16 Relevance between queries and category labels Click-aware label confidence – Combining the click-information with the knowledge of a external web directory; – – CConf(c t,u t ) can be calculated by multiple approaches. – Here, we use VSM to calculate cosine similarity between term vectors of c t and u t

17 Relevance between Adjacent Labels Direct relevance between adjacent labels – Occurrence of adjacent label pair – The weight implies how likely the two labels co-occur Taxonomy based relevance between adjacent labels – Limited by the sampling approach and size of the training data, some reasonable adjacent label pairs may not occur proportionally or even not occur at all. – Consider indirect relevance between adjacent labels by considering the taxonomy.

18 Experiment Data set: – 10,000 random selected sessions from one day’s search log of a commercial search engine. – Three labelers firstly label all possible categories with KDDCUP’05 taxonomy for each unique query of the training data.

19 Examples of multiple category queries A large ratio of multiple category queries implies the difficulty of QC without context.

20 Label Sessions Then the three human labelers are asked to cross label each session of the data set with a sequence of level-2 category labels. For each query, a labeler gives a most appropriate category label by considering: – Query itself; – The query context; – Clicked URLs of the query.

21 Tested Approaches Baselines: – Non context-aware baseline: Bridging classifier(BC) proposed by Shen et al. – Naïve context-aware baseline: Collaborating classifier(CC). Combine a test query and the previous query to classify with BC. CRFs: – CRF-B: CRF with basic features including term occurrence, general label confidence and direct relevance between adjacent labels) – CRF-B-C: CRF with basic features + click-aware label confidence) – CRF-B-C-T: CRF with basic features + click-aware label confidence + taxonomy based relevance)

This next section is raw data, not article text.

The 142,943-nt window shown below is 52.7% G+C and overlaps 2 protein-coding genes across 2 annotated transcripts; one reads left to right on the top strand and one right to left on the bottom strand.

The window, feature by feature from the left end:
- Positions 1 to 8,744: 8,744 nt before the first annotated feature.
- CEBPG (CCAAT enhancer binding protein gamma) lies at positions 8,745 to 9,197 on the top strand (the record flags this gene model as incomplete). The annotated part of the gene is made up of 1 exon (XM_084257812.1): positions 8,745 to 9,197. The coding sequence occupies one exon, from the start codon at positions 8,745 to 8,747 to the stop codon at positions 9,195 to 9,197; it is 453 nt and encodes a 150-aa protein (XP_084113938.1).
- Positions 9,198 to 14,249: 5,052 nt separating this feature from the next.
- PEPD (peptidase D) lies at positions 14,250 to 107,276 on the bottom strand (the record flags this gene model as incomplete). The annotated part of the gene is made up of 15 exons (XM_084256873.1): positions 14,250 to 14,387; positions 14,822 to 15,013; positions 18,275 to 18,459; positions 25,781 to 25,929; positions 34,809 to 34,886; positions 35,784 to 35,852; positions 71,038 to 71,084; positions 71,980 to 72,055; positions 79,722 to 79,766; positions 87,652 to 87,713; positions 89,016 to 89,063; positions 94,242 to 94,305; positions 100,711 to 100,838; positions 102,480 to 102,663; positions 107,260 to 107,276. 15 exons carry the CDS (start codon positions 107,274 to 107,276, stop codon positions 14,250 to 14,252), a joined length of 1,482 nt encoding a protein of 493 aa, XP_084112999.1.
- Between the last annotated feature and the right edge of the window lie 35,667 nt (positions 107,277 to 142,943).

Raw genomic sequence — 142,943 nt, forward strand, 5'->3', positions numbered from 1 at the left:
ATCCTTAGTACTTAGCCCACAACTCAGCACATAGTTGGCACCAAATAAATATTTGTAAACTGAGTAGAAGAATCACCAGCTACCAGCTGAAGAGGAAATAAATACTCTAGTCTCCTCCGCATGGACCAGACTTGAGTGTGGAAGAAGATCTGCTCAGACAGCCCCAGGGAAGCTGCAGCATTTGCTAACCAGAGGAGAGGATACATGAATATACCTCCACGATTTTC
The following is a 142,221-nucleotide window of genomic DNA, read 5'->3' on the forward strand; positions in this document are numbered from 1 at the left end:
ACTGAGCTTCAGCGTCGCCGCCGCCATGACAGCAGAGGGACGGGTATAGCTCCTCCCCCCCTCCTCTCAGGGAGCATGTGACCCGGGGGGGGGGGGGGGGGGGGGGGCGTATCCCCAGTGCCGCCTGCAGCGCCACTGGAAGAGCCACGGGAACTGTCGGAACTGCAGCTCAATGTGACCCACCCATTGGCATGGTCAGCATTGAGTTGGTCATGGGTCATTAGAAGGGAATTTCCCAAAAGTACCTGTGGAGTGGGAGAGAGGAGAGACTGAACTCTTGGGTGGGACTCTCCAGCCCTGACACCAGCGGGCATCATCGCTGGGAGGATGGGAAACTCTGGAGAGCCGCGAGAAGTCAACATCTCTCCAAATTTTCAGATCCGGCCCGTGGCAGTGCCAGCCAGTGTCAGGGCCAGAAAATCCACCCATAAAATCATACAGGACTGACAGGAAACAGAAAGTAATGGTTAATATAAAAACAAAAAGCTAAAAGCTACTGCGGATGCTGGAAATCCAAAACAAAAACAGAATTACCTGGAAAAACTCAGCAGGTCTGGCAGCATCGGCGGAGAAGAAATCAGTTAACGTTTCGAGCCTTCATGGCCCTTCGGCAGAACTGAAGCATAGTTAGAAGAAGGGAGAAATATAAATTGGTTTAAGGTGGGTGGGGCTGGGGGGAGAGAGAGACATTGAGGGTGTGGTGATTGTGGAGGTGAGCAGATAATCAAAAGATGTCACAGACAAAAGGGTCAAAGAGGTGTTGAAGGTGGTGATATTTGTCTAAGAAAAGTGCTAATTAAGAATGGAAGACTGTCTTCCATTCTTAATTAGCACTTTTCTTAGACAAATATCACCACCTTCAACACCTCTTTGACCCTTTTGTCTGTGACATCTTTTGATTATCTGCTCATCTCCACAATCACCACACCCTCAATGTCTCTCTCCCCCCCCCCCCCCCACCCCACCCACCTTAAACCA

22 Evaluation Metrics Given a test session q 1 q 2 …q T, we let the q T be the test query and let queries q 1 q 2 …q T-1 and corresponding clicked URL sets U 1 U 2 …U T-1 be the query context. For q T,we evaluate a tested approach by: – Precision(P): δ(c T ∈ C T,K )/K – Recall(R): δ(c T ∈ C T,K ) – F 1 score(F 1 ): 2*P*R/(P+R) Where c T means the ground truth label and C T,K means a set of the top K labels. δ(*) is a Boolean function of indicating whether * is true (=1) or false (=0).

23 Overall results 1) The naïve context- aware baseline consistently outperforms the non context-aware baseline. 2) CRFs consistently outperform the two baselines. 3) CRF-B-C-T > CRF-B-C > CRF-B: click information and taxonomy based relevance are useful.

24 Case study Context about travel Click a travel guide web page Give the most appropriate label in the first position

25 Efficiency of Our Approach Offline training: – Each iteration takes about 300ms – Time cost of training a CRF is acceptable Online cost: – Calculating features Label confidence

26 Conclusion and Future work In this paper, we propose a novel approach for query classification by modeling query context via CRFs. Experiments on a real search log clearly show that our approach outperforms a non context-aware baseline and a naive context-aware baselines. Current approach cannot leverage the contextual information of the beginning queries of sessions, which make us carry on our following researches for leveraging more contextual information out of sessions.

27 Thanks